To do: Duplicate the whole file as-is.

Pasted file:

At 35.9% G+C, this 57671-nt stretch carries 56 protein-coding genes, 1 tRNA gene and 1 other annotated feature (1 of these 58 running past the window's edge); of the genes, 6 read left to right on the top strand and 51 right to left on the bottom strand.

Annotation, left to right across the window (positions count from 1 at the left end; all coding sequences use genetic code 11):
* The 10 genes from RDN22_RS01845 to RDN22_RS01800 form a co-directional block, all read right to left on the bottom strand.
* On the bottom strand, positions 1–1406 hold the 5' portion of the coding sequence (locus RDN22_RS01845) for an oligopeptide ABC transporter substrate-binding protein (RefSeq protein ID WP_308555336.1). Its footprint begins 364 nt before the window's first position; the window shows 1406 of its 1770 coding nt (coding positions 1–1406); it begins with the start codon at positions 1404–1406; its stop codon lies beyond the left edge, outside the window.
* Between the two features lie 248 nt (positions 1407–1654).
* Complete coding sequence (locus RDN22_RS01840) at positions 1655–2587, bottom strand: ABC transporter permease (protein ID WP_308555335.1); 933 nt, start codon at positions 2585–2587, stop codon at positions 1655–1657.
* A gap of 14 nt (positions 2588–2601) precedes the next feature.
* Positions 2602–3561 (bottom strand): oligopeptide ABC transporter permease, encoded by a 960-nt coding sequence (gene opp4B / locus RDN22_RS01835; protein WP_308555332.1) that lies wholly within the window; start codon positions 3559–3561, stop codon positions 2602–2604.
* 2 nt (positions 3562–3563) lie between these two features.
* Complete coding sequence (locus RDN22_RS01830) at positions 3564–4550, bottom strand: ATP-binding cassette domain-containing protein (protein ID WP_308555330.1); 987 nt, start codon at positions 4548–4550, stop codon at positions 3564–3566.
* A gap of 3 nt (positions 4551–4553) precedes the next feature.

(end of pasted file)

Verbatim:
At 35.9% G+C, this 57671-nt stretch carries 56 protein-coding genes, 1 tRNA gene and 1 other annotated feature (1 of these 58 running past the window's edge); of the genes, 6 read left to right on the top strand and 51 right to left on the bottom strand.

Annotation, left to right across the window (positions count from 1 at the left end; all coding sequences use genetic code 11):
* The 10 genes from RDN22_RS01845 to RDN22_RS01800 form a co-directional block, all read right to left on the bottom strand.
* On the bottom strand, positions 1–1406 hold the 5' portion of the coding sequence (locus RDN22_RS01845) for an oligopeptide ABC transporter substrate-binding protein (RefSeq protein ID WP_308555336.1). Its footprint begins 364 nt before the window's first position; the window shows 1406 of its 1770 coding nt (coding positions 1–1406); it begins with the start codon at positions 1404–1406; its stop codon lies beyond the left edge, outside the window.
* Between the two features lie 248 nt (positions 1407–1654).
* Complete coding sequence (locus RDN22_RS01840) at positions 1655–2587, bottom strand: ABC transporter permease (protein ID WP_308555335.1); 933 nt, start codon at positions 2585–2587, stop codon at positions 1655–1657.
* A gap of 14 nt (positions 2588–2601) precedes the next feature.
* Positions 2602–3561 (bottom strand): oligopeptide ABC transporter permease, encoded by a 960-nt coding sequence (gene opp4B / locus RDN22_RS01835; protein WP_308555332.1) that lies wholly within the window; start codon positions 3559–3561, stop codon positions 2602–2604.
* 2 nt (positions 3562–3563) lie between these two features.
* Complete coding sequence (locus RDN22_RS01830) at positions 3564–4550, bottom strand: ATP-binding cassette domain-containing protein (protein ID WP_308555330.1); 987 nt, start codon at positions 4548–4550, stop codon at positions 3564–3566.
* A gap of 3 nt (positions 4551–4553) precedes the next feature.